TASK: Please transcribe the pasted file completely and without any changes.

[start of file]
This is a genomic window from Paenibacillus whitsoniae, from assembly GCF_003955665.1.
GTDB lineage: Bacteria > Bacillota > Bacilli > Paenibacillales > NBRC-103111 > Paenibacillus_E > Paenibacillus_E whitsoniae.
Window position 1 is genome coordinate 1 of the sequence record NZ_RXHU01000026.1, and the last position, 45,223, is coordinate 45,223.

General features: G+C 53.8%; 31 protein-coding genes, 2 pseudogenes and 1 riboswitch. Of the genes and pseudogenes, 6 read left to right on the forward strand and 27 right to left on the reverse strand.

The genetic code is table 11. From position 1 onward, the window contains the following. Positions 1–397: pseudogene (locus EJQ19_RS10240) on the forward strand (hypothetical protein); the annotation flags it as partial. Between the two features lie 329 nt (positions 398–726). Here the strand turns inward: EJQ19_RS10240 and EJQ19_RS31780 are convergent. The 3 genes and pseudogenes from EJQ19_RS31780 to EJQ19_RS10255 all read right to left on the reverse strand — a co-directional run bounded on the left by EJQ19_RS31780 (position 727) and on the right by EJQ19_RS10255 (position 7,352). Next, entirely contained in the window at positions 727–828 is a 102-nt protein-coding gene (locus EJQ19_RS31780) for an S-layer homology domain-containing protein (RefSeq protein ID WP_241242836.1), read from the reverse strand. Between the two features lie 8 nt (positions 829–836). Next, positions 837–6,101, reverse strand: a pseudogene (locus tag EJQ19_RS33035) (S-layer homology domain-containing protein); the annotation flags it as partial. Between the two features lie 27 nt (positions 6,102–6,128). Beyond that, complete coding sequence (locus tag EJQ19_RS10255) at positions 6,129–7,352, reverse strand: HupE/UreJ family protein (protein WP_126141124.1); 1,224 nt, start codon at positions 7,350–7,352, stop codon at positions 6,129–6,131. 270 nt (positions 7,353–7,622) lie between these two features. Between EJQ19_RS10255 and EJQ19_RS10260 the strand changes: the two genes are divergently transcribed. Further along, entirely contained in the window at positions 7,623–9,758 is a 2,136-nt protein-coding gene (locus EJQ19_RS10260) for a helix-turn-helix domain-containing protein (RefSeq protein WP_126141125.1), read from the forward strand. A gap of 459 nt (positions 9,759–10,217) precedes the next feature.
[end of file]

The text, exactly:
This is a genomic window from Paenibacillus whitsoniae, from assembly GCF_003955665.1.
GTDB lineage: Bacteria > Bacillota > Bacilli > Paenibacillales > NBRC-103111 > Paenibacillus_E > Paenibacillus_E whitsoniae.
Window position 1 is genome coordinate 1 of the sequence record NZ_RXHU01000026.1, and the last position, 45,223, is coordinate 45,223.

General features: G+C 53.8%; 31 protein-coding genes, 2 pseudogenes and 1 riboswitch. Of the genes and pseudogenes, 6 read left to right on the forward strand and 27 right to left on the reverse strand.

The genetic code is table 11. From position 1 onward, the window contains the following. Positions 1–397: pseudogene (locus EJQ19_RS10240) on the forward strand (hypothetical protein); the annotation flags it as partial. Between the two features lie 329 nt (positions 398–726). Here the strand turns inward: EJQ19_RS10240 and EJQ19_RS31780 are convergent. The 3 genes and pseudogenes from EJQ19_RS31780 to EJQ19_RS10255 all read right to left on the reverse strand — a co-directional run bounded on the left by EJQ19_RS31780 (position 727) and on the right by EJQ19_RS10255 (position 7,352). Next, entirely contained in the window at positions 727–828 is a 102-nt protein-coding gene (locus EJQ19_RS31780) for an S-layer homology domain-containing protein (RefSeq protein ID WP_241242836.1), read from the reverse strand. Between the two features lie 8 nt (positions 829–836). Next, positions 837–6,101, reverse strand: a pseudogene (locus tag EJQ19_RS33035) (S-layer homology domain-containing protein); the annotation flags it as partial. Between the two features lie 27 nt (positions 6,102–6,128). Beyond that, complete coding sequence (locus tag EJQ19_RS10255) at positions 6,129–7,352, reverse strand: HupE/UreJ family protein (protein WP_126141124.1); 1,224 nt, start codon at positions 7,350–7,352, stop codon at positions 6,129–6,131. 270 nt (positions 7,353–7,622) lie between these two features. Between EJQ19_RS10255 and EJQ19_RS10260 the strand changes: the two genes are divergently transcribed. Further along, entirely contained in the window at positions 7,623–9,758 is a 2,136-nt protein-coding gene (locus EJQ19_RS10260) for a helix-turn-helix domain-containing protein (RefSeq protein WP_126141125.1), read from the forward strand. A gap of 459 nt (positions 9,759–10,217) precedes the next feature.